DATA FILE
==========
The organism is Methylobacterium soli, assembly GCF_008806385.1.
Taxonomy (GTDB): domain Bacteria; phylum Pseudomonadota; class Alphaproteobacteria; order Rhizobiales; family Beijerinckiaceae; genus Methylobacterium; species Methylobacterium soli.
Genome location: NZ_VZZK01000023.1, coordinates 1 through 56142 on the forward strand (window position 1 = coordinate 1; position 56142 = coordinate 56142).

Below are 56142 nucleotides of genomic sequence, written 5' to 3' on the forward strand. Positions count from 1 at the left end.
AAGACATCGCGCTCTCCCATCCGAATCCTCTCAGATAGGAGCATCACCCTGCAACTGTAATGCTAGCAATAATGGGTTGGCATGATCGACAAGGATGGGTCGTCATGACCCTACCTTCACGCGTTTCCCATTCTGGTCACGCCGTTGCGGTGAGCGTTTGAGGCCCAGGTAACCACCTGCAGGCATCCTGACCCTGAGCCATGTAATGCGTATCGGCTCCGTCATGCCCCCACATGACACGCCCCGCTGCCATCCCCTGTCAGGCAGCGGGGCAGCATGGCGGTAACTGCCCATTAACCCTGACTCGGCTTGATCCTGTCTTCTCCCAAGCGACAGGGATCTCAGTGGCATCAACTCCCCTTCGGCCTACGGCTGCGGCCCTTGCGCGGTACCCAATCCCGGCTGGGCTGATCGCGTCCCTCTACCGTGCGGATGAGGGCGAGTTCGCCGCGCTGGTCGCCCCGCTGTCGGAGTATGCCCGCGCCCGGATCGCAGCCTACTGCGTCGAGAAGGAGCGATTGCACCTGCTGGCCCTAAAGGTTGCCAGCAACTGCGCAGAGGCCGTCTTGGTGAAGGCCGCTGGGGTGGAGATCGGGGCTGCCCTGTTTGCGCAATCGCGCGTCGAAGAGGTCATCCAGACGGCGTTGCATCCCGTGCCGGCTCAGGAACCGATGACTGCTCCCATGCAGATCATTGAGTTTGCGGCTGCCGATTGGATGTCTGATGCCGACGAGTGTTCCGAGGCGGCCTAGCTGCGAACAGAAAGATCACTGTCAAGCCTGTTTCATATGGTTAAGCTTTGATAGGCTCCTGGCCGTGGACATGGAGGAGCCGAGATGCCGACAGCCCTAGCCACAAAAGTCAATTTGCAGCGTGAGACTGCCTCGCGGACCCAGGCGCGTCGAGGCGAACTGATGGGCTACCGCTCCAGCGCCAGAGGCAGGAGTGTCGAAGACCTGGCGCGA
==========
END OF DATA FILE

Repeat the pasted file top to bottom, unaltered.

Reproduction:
The organism is Methylobacterium soli, assembly GCF_008806385.1.
Taxonomy (GTDB): domain Bacteria; phylum Pseudomonadota; class Alphaproteobacteria; order Rhizobiales; family Beijerinckiaceae; genus Methylobacterium; species Methylobacterium soli.
Genome location: NZ_VZZK01000023.1, coordinates 1 through 56142 on the forward strand (window position 1 = coordinate 1; position 56142 = coordinate 56142).

Below are 56142 nucleotides of genomic sequence, written 5' to 3' on the forward strand. Positions count from 1 at the left end.
AAGACATCGCGCTCTCCCATCCGAATCCTCTCAGATAGGAGCATCACCCTGCAACTGTAATGCTAGCAATAATGGGTTGGCATGATCGACAAGGATGGGTCGTCATGACCCTACCTTCACGCGTTTCCCATTCTGGTCACGCCGTTGCGGTGAGCGTTTGAGGCCCAGGTAACCACCTGCAGGCATCCTGACCCTGAGCCATGTAATGCGTATCGGCTCCGTCATGCCCCCACATGACACGCCCCGCTGCCATCCCCTGTCAGGCAGCGGGGCAGCATGGCGGTAACTGCCCATTAACCCTGACTCGGCTTGATCCTGTCTTCTCCCAAGCGACAGGGATCTCAGTGGCATCAACTCCCCTTCGGCCTACGGCTGCGGCCCTTGCGCGGTACCCAATCCCGGCTGGGCTGATCGCGTCCCTCTACCGTGCGGATGAGGGCGAGTTCGCCGCGCTGGTCGCCCCGCTGTCGGAGTATGCCCGCGCCCGGATCGCAGCCTACTGCGTCGAGAAGGAGCGATTGCACCTGCTGGCCCTAAAGGTTGCCAGCAACTGCGCAGAGGCCGTCTTGGTGAAGGCCGCTGGGGTGGAGATCGGGGCTGCCCTGTTTGCGCAATCGCGCGTCGAAGAGGTCATCCAGACGGCGTTGCATCCCGTGCCGGCTCAGGAACCGATGACTGCTCCCATGCAGATCATTGAGTTTGCGGCTGCCGATTGGATGTCTGATGCCGACGAGTGTTCCGAGGCGGCCTAGCTGCGAACAGAAAGATCACTGTCAAGCCTGTTTCATATGGTTAAGCTTTGATAGGCTCCTGGCCGTGGACATGGAGGAGCCGAGATGCCGACAGCCCTAGCCACAAAAGTCAATTTGCAGCGTGAGACTGCCTCGCGGACCCAGGCGCGTCGAGGCGAACTGATGGGCTACCGCTCCAGCGCCAGAGGCAGGAGTGTCGAAGACCTGGCGCGA